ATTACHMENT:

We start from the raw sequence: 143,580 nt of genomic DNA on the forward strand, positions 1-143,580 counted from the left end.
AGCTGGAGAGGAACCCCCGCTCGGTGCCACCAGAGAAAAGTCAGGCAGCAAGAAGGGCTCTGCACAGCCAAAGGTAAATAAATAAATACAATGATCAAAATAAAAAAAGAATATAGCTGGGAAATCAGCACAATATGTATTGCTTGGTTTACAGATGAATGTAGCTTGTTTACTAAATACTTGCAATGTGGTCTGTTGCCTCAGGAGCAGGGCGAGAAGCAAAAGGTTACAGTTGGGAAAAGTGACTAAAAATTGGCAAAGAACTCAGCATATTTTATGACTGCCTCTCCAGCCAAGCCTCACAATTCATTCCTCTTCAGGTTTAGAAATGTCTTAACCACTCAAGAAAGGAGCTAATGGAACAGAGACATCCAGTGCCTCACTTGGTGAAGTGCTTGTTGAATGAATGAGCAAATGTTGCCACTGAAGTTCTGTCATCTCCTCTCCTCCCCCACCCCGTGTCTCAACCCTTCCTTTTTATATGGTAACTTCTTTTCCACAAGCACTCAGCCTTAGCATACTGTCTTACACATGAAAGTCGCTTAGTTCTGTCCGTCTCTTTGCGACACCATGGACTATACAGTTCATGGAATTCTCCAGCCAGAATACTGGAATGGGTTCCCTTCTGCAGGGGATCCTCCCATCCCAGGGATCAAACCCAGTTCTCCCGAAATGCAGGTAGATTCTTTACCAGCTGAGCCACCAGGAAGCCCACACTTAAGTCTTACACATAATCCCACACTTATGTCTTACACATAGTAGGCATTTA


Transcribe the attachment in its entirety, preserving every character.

We start from the raw sequence: 143,580 nt of genomic DNA on the forward strand, positions 1-143,580 counted from the left end.
AGCTGGAGAGGAACCCCCGCTCGGTGCCACCAGAGAAAAGTCAGGCAGCAAGAAGGGCTCTGCACAGCCAAAGGTAAATAAATAAATACAATGATCAAAATAAAAAAAGAATATAGCTGGGAAATCAGCACAATATGTATTGCTTGGTTTACAGATGAATGTAGCTTGTTTACTAAATACTTGCAATGTGGTCTGTTGCCTCAGGAGCAGGGCGAGAAGCAAAAGGTTACAGTTGGGAAAAGTGACTAAAAATTGGCAAAGAACTCAGCATATTTTATGACTGCCTCTCCAGCCAAGCCTCACAATTCATTCCTCTTCAGGTTTAGAAATGTCTTAACCACTCAAGAAAGGAGCTAATGGAACAGAGACATCCAGTGCCTCACTTGGTGAAGTGCTTGTTGAATGAATGAGCAAATGTTGCCACTGAAGTTCTGTCATCTCCTCTCCTCCCCCACCCCGTGTCTCAACCCTTCCTTTTTATATGGTAACTTCTTTTCCACAAGCACTCAGCCTTAGCATACTGTCTTACACATGAAAGTCGCTTAGTTCTGTCCGTCTCTTTGCGACACCATGGACTATACAGTTCATGGAATTCTCCAGCCAGAATACTGGAATGGGTTCCCTTCTGCAGGGGATCCTCCCATCCCAGGGATCAAACCCAGTTCTCCCGAAATGCAGGTAGATTCTTTACCAGCTGAGCCACCAGGAAGCCCACACTTAAGTCTTACACATAATCCCACACTTATGTCTTACACATAGTAGGCATTTA